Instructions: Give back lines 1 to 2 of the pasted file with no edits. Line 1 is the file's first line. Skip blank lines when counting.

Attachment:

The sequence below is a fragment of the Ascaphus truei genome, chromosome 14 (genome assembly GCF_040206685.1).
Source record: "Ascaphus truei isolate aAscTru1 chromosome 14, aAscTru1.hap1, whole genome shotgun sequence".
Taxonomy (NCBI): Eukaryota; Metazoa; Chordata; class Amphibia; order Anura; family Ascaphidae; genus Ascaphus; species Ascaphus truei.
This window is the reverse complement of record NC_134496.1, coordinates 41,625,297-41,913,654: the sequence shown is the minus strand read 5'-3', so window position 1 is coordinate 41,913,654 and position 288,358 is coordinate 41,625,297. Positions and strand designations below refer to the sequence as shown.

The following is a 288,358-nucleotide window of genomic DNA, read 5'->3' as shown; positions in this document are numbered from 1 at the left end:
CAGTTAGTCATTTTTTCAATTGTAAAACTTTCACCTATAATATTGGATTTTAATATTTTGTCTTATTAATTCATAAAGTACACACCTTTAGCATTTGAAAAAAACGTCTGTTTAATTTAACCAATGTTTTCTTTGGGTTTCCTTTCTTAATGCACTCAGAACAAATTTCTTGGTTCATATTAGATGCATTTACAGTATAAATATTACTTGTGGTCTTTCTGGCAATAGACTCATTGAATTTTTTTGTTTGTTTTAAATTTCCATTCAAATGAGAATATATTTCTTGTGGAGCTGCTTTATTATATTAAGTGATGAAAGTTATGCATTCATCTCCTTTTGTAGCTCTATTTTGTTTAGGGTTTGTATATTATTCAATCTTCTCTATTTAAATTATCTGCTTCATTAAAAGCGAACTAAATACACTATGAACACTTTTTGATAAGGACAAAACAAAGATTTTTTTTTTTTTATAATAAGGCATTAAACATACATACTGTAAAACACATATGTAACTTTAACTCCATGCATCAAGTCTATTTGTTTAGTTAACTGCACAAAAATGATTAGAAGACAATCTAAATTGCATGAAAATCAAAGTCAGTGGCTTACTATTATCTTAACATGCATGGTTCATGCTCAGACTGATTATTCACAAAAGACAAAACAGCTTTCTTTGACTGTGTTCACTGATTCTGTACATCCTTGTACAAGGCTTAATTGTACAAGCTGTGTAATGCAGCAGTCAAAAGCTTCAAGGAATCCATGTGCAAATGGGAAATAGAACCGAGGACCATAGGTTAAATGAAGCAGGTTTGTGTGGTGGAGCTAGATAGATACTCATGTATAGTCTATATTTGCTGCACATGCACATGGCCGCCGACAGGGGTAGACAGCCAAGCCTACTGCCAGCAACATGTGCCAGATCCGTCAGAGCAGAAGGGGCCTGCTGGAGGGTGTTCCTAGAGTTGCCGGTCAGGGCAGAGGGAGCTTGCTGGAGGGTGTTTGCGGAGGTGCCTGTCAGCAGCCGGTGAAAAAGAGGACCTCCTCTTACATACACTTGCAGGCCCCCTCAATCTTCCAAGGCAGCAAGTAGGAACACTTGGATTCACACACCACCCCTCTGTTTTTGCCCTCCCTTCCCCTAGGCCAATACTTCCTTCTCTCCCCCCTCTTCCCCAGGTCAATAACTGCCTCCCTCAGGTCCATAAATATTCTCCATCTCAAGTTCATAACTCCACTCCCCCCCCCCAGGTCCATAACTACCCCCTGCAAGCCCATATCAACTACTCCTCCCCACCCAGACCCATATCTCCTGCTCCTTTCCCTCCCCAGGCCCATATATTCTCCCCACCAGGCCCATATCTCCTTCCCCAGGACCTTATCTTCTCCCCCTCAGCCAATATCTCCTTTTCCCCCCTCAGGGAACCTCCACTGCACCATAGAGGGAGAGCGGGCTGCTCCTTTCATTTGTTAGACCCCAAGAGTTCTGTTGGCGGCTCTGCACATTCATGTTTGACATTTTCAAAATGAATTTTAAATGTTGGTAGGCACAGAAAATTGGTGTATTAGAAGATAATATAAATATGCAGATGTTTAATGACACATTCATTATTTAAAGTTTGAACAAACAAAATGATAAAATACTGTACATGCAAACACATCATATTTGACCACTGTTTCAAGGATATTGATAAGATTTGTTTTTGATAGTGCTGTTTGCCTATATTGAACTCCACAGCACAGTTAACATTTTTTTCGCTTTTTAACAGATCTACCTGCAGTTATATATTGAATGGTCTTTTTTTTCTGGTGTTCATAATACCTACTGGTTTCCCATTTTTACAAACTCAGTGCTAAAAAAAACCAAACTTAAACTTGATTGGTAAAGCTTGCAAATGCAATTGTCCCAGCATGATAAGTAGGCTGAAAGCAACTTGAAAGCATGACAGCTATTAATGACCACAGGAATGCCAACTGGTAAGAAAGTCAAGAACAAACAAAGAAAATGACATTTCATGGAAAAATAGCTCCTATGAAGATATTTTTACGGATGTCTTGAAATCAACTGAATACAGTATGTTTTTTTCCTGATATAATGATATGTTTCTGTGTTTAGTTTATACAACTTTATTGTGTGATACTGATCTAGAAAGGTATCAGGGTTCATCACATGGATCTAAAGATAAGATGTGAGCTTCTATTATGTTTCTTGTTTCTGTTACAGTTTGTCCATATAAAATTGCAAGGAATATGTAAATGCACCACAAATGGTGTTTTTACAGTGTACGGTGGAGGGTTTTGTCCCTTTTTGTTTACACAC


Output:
The sequence below is a fragment of the Ascaphus truei genome, chromosome 14 (genome assembly GCF_040206685.1).
Source record: "Ascaphus truei isolate aAscTru1 chromosome 14, aAscTru1.hap1, whole genome shotgun sequence".